In Lebanon, anger was also rising as the Israeli attacks killed at least 40 more civilians, taking the toll to over 200 by Monday evening.
The deadliest attacks came when Israeli aircraft fired missiles at a minibus in the town of Rmeileh, between Beirut and Saida. Twelve civilians were killed.
Reuters news agency reported that the vehicle was taking civilians away from the fighting and towards Beirut when the missile struck.
In Saida, Red Cross rescue workers also discovered on Monday the bodies of nine other civilians who were in a building stuck by bombs on Sunday.
The international community have appealed for calm amid growing calls to deploy a multinational military force to monitor and, if necessary, impose a ceasefire along the border.
Israel has said that it will continue to attack Hezbollah until the group stops firing missiles from Lebanon and releases two Israeli soldiers that it captured last Wednesday.
Israeli air attacks have been concentrated on the border region and areas surrounding the two port cities of Saida and Tyre.
Most strikes have been directed against Hezbollah military strongholds and weapons storage facilities.
Israeli artillery fires at southern Lebanon on 16 July
On Sunday Israel warned all Lebanese civilians to leave their homes in southern Lebanon ahead of the coming offensive.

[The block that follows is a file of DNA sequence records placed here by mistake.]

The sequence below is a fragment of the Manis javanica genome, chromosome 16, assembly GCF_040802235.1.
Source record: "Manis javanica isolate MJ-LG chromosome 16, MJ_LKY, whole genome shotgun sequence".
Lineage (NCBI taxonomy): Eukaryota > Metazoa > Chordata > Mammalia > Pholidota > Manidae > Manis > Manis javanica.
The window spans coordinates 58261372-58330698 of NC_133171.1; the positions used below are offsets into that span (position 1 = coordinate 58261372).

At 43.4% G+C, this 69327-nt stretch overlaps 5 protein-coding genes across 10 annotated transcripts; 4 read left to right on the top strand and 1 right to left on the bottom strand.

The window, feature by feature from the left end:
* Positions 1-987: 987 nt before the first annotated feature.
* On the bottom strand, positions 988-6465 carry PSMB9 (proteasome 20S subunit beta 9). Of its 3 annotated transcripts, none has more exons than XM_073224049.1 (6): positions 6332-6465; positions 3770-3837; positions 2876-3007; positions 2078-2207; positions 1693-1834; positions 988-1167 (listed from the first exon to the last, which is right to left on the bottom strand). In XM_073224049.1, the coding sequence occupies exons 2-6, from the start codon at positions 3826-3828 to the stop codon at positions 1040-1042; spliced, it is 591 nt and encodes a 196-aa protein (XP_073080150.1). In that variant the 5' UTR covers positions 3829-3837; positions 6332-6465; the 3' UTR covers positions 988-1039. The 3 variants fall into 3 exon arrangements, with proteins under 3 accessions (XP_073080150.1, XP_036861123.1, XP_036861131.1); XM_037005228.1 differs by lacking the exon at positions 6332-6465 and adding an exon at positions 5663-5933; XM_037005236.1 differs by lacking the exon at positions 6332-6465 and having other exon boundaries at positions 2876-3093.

Many have complied and have travelled north to seek relative safety in the capital Beirut and other major cities.
Israel’s Army Radio quoted Israel’s chief of staff as saying that Israel planned to enforce a 1km (0.5 mile) “security zone” inside Lebanon to keep Hizbollah away from the border.
After killing eight Israeli civilians on Sunday, Hezbollah renewed its rocket attacks on Israeli towns and cities on Monday.
In Haifa, Israel’s third largest town where twenty rockets hit yesterday, five civilians were wounded when rockets badly damaged a residential building.
Short-range Katyusha rockets also wounded six people in the Galilee region of Western Israel. Others landed harmlessly in and around several towns in northern Israel including Acre and Tiberias.
Hezbollah attacks have killed 24 Israelis so far, including 12 civilians killed by rockets.
A United Nations team has also begun trying to broker a ceasefire as the world’s most powerful industrial nations called for an end to the fighting from the Group of Eight summit in St Petersburg.
The French prime minister, Dominic de Villepin called for “an immediate, humanitarian truce”.
Vijay Nambiar, who is leading a UN team to organise a ceasefire said there had been “some promising first efforts on the way forward” but added that “much diplomatic work needs to be done.”
Nambiar will hold talks with Israeli Foreign Minister Tzipi Livni on Tuesday.
Tony Blair, the British prime minister called for an international military force to separate the warring sides.
Israelis in a bomb shelter near the border with Lebanon
“The blunt reality is that this violence is not going to stop unless we create the conditions for the cessation of violence,” said Blair, speaking at the G8 summit.
“The only way is if we have a deployment of international forces that can stop bombardment coming into Israel,” he said.
Officials from Iran, the main military and financial backer of Hezbollah, said that a cease-fire and a prisoner swap would be “an acceptable and fair” deal to resolve the conflict.
“In fact, there can be a cease-fire followed by a prisoner swap,” said Manouchehr Mottaki, the Iranian foreign minister after talks with Syrian Vice President Farouk al-Sharaa in Damascus.